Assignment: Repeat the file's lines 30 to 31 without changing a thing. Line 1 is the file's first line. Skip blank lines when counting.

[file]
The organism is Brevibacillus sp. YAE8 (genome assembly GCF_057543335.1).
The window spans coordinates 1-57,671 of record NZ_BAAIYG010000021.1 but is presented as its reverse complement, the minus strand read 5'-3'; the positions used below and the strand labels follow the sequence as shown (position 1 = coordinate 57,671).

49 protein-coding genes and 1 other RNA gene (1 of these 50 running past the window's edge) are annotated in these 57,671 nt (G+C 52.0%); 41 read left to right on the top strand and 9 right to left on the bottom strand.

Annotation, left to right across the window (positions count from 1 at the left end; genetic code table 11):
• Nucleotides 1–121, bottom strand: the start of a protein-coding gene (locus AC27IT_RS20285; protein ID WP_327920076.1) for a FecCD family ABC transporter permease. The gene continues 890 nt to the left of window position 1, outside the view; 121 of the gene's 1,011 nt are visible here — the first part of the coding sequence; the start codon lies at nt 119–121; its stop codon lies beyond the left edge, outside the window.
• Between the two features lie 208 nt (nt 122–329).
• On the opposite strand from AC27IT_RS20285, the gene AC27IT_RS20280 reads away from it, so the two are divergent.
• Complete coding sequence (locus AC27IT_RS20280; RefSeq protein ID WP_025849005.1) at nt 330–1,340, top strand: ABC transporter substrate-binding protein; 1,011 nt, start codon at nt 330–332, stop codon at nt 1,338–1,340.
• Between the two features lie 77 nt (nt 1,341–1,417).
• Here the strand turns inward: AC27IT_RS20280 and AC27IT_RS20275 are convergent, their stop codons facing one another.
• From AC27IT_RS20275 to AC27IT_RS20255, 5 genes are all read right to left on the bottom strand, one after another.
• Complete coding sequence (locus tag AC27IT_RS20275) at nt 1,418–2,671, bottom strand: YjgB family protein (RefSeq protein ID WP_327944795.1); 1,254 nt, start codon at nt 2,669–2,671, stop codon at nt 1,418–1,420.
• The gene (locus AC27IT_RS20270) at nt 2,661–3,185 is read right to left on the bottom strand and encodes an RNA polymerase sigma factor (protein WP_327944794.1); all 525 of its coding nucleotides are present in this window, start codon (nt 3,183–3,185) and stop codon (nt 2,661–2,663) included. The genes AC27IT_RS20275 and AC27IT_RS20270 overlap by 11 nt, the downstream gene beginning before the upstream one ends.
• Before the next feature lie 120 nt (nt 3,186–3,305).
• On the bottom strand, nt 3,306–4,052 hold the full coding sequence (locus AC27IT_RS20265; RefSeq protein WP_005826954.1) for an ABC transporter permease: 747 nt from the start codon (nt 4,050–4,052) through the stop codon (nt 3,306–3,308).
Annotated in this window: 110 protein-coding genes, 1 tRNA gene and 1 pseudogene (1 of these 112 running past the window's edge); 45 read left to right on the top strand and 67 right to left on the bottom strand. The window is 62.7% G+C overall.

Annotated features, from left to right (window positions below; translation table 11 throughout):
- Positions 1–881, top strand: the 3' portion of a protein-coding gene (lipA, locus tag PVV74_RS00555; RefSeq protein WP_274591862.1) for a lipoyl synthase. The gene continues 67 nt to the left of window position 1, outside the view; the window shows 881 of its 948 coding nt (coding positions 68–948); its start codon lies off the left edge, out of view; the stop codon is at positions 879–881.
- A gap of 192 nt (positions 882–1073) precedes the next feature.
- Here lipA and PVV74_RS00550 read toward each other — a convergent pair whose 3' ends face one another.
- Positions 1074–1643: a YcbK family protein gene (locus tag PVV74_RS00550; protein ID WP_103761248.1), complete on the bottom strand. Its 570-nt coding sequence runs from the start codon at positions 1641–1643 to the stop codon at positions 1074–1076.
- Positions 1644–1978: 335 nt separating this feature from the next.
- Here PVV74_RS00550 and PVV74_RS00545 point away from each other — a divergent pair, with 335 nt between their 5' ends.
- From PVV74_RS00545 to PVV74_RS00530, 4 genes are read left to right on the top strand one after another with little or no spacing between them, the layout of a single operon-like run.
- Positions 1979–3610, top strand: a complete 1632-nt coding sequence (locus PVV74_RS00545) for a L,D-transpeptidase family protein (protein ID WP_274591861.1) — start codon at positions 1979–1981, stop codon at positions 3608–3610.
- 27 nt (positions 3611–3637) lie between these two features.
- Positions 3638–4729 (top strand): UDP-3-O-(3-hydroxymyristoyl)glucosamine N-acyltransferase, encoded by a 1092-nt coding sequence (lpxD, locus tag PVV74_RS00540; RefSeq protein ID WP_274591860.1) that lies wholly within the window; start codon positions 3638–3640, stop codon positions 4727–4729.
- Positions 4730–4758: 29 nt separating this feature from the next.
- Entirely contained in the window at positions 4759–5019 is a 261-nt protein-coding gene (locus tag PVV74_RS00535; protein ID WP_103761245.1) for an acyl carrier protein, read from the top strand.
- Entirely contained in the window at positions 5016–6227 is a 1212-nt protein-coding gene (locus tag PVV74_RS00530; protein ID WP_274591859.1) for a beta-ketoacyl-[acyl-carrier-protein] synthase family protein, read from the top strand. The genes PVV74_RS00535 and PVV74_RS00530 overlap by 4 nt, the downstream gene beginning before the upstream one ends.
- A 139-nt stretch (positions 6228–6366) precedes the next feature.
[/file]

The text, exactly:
- Entirely contained in the window at positions 5016–6227 is a 1212-nt protein-coding gene (locus tag PVV74_RS00530; protein ID WP_274591859.1) for a beta-ketoacyl-[acyl-carrier-protein] synthase family protein, read from the top strand. The genes PVV74_RS00535 and PVV74_RS00530 overlap by 4 nt, the downstream gene beginning before the upstream one ends.
- A 139-nt stretch (positions 6228–6366) precedes the next feature.